Looking for new professional challenges? Consider teaching nursing. This country has a growing need for academic nurse educators—nurses who teach students enrolled in formal academic nursing courses. The National League for Nursing defines academic nurse educator as a “specialty area and advanced practice role within professional nursing.” In this article, we use the terms nurse educator and faculty member interchangeably.
Why should you think about making nursing education your career? First, it can be highly rewarding to educate the next generation of nurses. It’s exciting to see the nurses you’ve taught help to improve patient care and lead the profession. Secondly, the nurse educator role offers variety and flexibility, with each day bringing different activities and challenges. Other advantages include flexibility in types of positions available and the variety of education programs, roles, and settings.
Types of nursing education programs range from practical nurse to doctor of philosophy (PhD). Settings range from vocational programs to colleges to research-focused universities.
Educational institutions set faculty requirements based on their own expectations as well as those of regulatory agencies and accrediting organizations. However, some general qualifications exist. Nurse educators must hold a current, active nursing license and, depending on the position, may need other state credentials for advanced practice.
Generally, nurse educators must have at least a master’s degree; doctoral preparation is preferred. Although most employers require a graduate degree in nursing, some schools accept a non-nursing graduate degree or major if nursing is the applicant’s first degree. Applicants with a PhD (a research-focused doctorate) are attractive to nursing schools with a research mission. Some schools accept applicants with a doctor of nursing practice (DNP) degree (a practice-focused doctorate); check with the nursing program you’re interested in to be sure. Some may accept applicants with a doctor of education (EdD) or doctor of nursing science (DNSc) degrees. Having completed academic courses in educational theory and practice is a plus.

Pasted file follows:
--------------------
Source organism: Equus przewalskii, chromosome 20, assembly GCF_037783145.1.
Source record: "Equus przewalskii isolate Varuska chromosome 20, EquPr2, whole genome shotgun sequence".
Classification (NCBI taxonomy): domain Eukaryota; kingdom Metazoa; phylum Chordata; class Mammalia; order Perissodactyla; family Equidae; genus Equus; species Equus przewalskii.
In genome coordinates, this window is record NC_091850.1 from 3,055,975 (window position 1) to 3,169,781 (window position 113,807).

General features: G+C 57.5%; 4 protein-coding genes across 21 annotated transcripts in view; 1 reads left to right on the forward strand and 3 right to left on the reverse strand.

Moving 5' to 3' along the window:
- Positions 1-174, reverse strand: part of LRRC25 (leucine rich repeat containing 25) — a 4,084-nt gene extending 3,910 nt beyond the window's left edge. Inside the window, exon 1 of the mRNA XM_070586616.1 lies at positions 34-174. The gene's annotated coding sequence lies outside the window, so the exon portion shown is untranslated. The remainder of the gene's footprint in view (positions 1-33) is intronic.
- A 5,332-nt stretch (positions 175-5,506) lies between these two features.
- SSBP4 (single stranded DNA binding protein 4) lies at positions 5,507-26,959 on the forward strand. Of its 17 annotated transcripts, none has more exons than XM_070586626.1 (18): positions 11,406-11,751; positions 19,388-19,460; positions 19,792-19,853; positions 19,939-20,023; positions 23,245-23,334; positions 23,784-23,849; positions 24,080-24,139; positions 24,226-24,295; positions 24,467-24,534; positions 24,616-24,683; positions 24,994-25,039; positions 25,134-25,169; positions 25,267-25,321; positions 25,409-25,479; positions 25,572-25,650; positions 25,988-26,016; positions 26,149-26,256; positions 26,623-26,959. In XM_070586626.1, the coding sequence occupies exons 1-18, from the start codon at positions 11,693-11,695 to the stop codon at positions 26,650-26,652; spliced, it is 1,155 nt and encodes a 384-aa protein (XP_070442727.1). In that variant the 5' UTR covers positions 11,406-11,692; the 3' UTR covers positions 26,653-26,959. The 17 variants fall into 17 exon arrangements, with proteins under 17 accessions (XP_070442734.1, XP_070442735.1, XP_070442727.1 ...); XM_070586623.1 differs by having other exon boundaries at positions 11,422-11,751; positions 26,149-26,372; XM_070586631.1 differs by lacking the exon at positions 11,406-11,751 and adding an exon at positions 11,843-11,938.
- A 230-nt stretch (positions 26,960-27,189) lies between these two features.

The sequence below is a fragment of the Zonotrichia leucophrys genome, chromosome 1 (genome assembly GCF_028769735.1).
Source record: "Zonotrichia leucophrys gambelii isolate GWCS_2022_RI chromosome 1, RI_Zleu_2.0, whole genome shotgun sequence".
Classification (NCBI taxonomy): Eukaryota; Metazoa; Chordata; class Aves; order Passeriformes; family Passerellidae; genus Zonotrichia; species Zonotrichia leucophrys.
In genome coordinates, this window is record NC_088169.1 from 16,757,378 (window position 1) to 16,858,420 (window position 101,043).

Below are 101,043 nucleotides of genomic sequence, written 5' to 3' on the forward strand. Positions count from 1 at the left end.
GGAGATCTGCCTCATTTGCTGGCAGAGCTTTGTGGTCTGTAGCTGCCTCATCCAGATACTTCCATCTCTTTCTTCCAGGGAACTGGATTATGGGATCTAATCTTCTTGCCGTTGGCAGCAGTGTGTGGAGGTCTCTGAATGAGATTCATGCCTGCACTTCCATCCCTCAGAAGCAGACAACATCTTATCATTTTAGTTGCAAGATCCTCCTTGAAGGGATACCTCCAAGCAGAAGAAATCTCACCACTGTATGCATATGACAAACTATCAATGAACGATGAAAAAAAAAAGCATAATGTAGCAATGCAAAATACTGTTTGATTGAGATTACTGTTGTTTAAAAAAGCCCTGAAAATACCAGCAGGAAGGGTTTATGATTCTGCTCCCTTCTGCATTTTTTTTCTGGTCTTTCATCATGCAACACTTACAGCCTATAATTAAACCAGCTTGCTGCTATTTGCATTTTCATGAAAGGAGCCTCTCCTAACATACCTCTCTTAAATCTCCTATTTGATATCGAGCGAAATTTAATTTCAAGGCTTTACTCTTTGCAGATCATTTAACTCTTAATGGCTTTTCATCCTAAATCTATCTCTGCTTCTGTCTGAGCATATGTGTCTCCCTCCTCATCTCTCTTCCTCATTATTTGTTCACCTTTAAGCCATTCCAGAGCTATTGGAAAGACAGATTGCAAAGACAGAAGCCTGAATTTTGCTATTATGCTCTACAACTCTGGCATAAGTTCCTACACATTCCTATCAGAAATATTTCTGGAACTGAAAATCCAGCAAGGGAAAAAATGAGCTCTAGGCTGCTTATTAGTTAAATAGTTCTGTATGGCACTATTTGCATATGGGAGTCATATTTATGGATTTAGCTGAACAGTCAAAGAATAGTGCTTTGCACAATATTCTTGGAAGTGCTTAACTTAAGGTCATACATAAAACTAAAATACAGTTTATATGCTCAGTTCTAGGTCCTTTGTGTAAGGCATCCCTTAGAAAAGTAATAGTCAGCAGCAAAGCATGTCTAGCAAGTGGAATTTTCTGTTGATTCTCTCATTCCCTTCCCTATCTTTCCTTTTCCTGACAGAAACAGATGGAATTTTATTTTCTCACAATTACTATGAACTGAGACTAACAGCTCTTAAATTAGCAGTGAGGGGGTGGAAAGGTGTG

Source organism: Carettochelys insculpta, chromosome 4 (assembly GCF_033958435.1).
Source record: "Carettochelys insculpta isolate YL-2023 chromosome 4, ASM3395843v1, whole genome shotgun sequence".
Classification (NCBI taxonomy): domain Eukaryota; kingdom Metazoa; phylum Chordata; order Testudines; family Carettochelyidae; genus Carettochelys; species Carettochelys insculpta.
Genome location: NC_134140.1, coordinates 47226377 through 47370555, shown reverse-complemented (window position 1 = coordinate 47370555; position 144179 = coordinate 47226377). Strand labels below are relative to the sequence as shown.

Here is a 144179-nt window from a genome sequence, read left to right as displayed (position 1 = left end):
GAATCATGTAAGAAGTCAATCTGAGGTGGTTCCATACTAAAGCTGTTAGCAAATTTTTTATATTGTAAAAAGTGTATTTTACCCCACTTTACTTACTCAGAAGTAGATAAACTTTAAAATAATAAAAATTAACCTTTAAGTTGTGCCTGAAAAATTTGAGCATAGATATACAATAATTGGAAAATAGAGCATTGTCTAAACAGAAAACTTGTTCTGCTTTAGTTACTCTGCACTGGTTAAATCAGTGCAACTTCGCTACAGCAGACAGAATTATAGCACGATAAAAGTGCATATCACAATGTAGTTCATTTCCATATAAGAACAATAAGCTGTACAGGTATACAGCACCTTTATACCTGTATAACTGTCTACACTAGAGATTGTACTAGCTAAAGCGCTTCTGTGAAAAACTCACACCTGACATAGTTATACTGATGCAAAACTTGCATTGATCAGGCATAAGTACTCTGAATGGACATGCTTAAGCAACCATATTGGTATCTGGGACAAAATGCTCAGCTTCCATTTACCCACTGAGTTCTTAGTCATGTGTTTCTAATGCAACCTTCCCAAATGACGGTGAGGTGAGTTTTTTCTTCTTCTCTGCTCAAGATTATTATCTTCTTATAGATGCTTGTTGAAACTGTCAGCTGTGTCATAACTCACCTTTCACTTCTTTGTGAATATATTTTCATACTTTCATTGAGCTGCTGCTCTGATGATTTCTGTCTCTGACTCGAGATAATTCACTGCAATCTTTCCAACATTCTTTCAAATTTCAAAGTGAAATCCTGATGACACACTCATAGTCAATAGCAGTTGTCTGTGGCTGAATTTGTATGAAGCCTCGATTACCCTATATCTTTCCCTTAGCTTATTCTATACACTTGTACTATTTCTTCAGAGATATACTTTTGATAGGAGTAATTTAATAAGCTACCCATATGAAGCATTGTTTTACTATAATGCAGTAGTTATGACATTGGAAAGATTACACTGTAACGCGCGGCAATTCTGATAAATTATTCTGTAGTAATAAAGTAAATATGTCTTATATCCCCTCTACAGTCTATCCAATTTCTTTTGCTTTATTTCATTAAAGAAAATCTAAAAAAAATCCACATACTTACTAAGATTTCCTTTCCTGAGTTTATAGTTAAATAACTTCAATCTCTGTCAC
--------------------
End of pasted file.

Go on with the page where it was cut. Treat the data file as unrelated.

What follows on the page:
Educational programs look for faculty with expertise in a clinical specialty or content area, such as evidence-based practice, management, nursing education, health policy, ethics, pharmacology, or pathophysiology. Several years of registered nurse (RN) experience as well as specialty certification may be required. If you hold a doctoral degree, you may be expected to have research experience.
Types of positions
Nurse educators may teach full time or part time. Some positions are year-round; others are 9-month academic appointments. Many educators start as part-time clinical instructors or specialty course lecturers.
Most academic institutions appoint full-time educators to a certain rank, such as instructor, assistant professor, associate professor, or professor. The rank at hiring depends on clinical practice experience, academic preparation, and type of educational institution. Nurse educators may work toward a higher rank by achieving organizational requirements.
Educators are appointed to one of two tracks.